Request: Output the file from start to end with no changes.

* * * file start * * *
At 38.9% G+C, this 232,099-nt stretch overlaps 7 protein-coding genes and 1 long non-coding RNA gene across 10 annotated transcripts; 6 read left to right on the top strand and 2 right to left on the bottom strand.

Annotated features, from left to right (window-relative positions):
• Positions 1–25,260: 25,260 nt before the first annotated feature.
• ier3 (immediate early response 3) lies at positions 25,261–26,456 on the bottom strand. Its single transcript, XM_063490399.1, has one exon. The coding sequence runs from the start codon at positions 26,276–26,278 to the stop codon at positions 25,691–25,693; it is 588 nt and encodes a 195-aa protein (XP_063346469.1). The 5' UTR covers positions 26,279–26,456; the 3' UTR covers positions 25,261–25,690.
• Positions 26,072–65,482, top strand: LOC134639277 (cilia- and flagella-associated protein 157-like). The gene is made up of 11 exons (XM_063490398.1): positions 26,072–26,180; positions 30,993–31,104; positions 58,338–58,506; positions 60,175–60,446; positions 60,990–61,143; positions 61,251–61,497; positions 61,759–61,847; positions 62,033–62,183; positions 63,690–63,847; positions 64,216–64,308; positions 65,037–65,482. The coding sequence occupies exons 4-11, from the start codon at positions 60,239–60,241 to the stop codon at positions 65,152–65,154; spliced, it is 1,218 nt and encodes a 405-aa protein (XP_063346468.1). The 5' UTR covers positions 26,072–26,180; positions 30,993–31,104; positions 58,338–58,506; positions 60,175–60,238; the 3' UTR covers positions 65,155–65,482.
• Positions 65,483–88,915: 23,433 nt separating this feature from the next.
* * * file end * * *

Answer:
At 38.9% G+C, this 232,099-nt stretch overlaps 7 protein-coding genes and 1 long non-coding RNA gene across 10 annotated transcripts; 6 read left to right on the top strand and 2 right to left on the bottom strand.

Annotated features, from left to right (window-relative positions):
• Positions 1–25,260: 25,260 nt before the first annotated feature.
• ier3 (immediate early response 3) lies at positions 25,261–26,456 on the bottom strand. Its single transcript, XM_063490399.1, has one exon. The coding sequence runs from the start codon at positions 26,276–26,278 to the stop codon at positions 25,691–25,693; it is 588 nt and encodes a 195-aa protein (XP_063346469.1). The 5' UTR covers positions 26,279–26,456; the 3' UTR covers positions 25,261–25,690.
• Positions 26,072–65,482, top strand: LOC134639277 (cilia- and flagella-associated protein 157-like). The gene is made up of 11 exons (XM_063490398.1): positions 26,072–26,180; positions 30,993–31,104; positions 58,338–58,506; positions 60,175–60,446; positions 60,990–61,143; positions 61,251–61,497; positions 61,759–61,847; positions 62,033–62,183; positions 63,690–63,847; positions 64,216–64,308; positions 65,037–65,482. The coding sequence occupies exons 4-11, from the start codon at positions 60,239–60,241 to the stop codon at positions 65,152–65,154; spliced, it is 1,218 nt and encodes a 405-aa protein (XP_063346468.1). The 5' UTR covers positions 26,072–26,180; positions 30,993–31,104; positions 58,338–58,506; positions 60,175–60,238; the 3' UTR covers positions 65,155–65,482.
• Positions 65,483–88,915: 23,433 nt separating this feature from the next.